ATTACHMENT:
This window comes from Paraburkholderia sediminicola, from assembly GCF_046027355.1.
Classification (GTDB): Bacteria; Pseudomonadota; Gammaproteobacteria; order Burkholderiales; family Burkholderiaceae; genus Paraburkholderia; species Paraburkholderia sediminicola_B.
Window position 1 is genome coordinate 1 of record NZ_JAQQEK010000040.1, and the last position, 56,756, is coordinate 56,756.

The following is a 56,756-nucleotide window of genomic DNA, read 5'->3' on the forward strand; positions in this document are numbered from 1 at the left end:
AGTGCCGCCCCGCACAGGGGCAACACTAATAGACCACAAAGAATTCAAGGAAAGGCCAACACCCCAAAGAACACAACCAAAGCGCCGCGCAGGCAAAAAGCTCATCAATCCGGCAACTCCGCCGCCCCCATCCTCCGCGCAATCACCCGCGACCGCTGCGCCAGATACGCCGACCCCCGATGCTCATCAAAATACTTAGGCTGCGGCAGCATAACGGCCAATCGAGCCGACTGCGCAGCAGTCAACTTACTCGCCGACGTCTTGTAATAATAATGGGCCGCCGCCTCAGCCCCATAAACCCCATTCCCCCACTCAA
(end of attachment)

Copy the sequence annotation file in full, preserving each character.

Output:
This window comes from Paraburkholderia sediminicola, from assembly GCF_046027355.1.
Classification (GTDB): Bacteria; Pseudomonadota; Gammaproteobacteria; order Burkholderiales; family Burkholderiaceae; genus Paraburkholderia; species Paraburkholderia sediminicola_B.
Window position 1 is genome coordinate 1 of record NZ_JAQQEK010000040.1, and the last position, 56,756, is coordinate 56,756.

The following is a 56,756-nucleotide window of genomic DNA, read 5'->3' on the forward strand; positions in this document are numbered from 1 at the left end:
AGTGCCGCCCCGCACAGGGGCAACACTAATAGACCACAAAGAATTCAAGGAAAGGCCAACACCCCAAAGAACACAACCAAAGCGCCGCGCAGGCAAAAAGCTCATCAATCCGGCAACTCCGCCGCCCCCATCCTCCGCGCAATCACCCGCGACCGCTGCGCCAGATACGCCGACCCCCGATGCTCATCAAAATACTTAGGCTGCGGCAGCATAACGGCCAATCGAGCCGACTGCGCAGCAGTCAACTTACTCGCCGACGTCTTGTAATAATAATGGGCCGCCGCCTCAGCCCCATAAACCCCATTCCCCCACTCAA